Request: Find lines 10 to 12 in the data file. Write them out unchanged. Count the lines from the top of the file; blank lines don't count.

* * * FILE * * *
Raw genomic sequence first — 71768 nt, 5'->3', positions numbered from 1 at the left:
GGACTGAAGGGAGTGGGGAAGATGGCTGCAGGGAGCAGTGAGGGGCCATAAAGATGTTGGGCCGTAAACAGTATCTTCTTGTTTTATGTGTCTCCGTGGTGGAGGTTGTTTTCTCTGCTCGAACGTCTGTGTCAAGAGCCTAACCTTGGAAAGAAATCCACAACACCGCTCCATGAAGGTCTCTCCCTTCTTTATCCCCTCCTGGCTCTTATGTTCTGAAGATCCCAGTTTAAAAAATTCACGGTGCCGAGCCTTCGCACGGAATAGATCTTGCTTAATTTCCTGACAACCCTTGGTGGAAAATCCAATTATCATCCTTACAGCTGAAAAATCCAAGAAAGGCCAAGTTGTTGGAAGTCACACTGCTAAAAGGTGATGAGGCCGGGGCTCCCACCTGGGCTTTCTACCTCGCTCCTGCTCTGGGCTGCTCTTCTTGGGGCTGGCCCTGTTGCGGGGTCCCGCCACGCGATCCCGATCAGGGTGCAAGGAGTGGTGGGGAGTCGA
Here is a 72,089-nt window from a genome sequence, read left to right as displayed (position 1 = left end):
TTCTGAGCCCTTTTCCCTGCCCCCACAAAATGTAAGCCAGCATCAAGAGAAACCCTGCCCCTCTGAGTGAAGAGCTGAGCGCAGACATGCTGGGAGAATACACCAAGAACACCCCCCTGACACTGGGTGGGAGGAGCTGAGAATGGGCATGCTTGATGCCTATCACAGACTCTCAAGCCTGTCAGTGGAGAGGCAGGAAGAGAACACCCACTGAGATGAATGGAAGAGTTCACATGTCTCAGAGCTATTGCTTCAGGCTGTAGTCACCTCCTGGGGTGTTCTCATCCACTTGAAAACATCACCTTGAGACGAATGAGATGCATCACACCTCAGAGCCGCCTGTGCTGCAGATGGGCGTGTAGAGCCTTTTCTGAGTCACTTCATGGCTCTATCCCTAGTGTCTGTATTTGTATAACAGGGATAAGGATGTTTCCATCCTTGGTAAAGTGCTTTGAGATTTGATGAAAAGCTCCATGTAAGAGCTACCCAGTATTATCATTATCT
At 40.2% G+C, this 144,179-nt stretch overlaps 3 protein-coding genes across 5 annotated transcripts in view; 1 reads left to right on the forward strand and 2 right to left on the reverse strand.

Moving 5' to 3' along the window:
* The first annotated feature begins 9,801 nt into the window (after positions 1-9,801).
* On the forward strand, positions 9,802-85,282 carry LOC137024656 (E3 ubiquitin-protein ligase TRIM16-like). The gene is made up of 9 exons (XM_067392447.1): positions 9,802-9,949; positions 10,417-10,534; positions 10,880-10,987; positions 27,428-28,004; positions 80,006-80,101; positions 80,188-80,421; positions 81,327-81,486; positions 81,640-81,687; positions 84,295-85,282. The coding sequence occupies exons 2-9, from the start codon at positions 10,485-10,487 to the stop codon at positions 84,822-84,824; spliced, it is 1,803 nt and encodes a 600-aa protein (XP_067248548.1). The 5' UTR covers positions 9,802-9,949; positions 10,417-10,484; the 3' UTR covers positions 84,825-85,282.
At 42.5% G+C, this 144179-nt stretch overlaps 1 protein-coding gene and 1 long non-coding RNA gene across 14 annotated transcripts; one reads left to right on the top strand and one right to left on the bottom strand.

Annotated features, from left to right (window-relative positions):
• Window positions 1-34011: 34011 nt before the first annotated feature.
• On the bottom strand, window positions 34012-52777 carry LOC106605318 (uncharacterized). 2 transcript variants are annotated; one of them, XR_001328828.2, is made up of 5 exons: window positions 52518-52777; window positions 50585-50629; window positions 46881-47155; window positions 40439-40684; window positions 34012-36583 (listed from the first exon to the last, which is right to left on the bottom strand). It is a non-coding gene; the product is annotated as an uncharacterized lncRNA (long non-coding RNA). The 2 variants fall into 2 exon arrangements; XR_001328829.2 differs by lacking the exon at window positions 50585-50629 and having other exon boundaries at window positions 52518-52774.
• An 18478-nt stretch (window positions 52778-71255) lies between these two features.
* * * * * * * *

Annotated features, from left to right (window-relative positions):
• Window positions 1-34011: 34011 nt before the first annotated feature.
• On the bottom strand, window positions 34012-52777 carry LOC106605318 (uncharacterized). 2 transcript variants are annotated; one of them, XR_001328828.2, is made up of 5 exons: window positions 52518-52777; window positions 50585-50629; window positions 46881-47155; window positions 40439-40684; window positions 34012-36583 (listed from the first exon to the last, which is right to left on the bottom strand). It is a non-coding gene; the product is annotated as an uncharacterized lncRNA (long non-coding RNA). The 2 variants fall into 2 exon arrangements; XR_001328829.2 differs by lacking the exon at window positions 50585-50629 and having other exon boundaries at window positions 52518-52774.